The project is undisputed, even if it sometimes appeared different before the summit: the Member States and the Commission have already agreed on which data should be required for the certificate. A Covid vaccination should be noted there, as well as a negative PCR test or an immunity proven by antibodies after surviving Covid disease.
“Very simple information that is relevant to travel across borders,” said von der Leyen. As long as not every EU citizen has the opportunity to be vaccinated, permission to travel cannot only be made dependent on the vaccination. Other options such as PCR tests or rapid antigen tests should also enable travel.
Now, however, the member states have to develop their national corona certificates and equip their health and border systems accordingly. Many countries have already started. Others, however, not yet and it is completely unclear whether the national certificates for the holiday season are ready. “The member states have to hurry so that the technology is up and running by summer,” warned von der Leyen. The Commission will coordinate the standards and develop the infrastructure for the exchange.
And then von der Leyen decided when it would be time – at least a little: “It will take a while; at least around three months. “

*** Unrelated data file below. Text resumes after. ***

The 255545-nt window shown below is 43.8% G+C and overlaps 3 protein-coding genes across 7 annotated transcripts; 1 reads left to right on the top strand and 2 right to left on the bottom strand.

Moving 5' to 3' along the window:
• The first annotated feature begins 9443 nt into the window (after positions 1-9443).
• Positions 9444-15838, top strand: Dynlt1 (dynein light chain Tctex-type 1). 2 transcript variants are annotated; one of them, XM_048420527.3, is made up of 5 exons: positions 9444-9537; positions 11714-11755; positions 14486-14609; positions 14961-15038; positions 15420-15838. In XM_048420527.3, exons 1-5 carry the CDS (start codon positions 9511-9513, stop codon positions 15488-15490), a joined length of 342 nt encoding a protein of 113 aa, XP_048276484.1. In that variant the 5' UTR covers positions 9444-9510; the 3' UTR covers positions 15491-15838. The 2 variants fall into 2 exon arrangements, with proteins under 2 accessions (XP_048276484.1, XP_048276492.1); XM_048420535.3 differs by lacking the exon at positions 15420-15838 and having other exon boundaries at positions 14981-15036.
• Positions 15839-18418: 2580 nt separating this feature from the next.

“At least”, “around” – a firm promise sounds different. But Angela Merkel, who had given a press conference in Berlin a few minutes earlier, did that for them about 650 kilometers away. “The Commission needs about three months to create the appropriate conditions,” declared the Chancellor. “And that is the duration that the Federal Minister of Health Jens Spahn also specifies for the development of such a project.” And that made it clear who she sees responsibility for the new EU project – and who doesn’t.
It is the next big European promise to the citizens and this time the EU and the Member States must do everything in their power to keep it. The last big commitments at EU level ended in disappointments and mutual recriminations between the capitals and Brussels.
The linking of the European Corona apps, for example, is half finished at best. This is mainly due to the member states, which seemingly unaffected by the constraints of European geography and integration have largely autonomously developed their respective corona warning apps.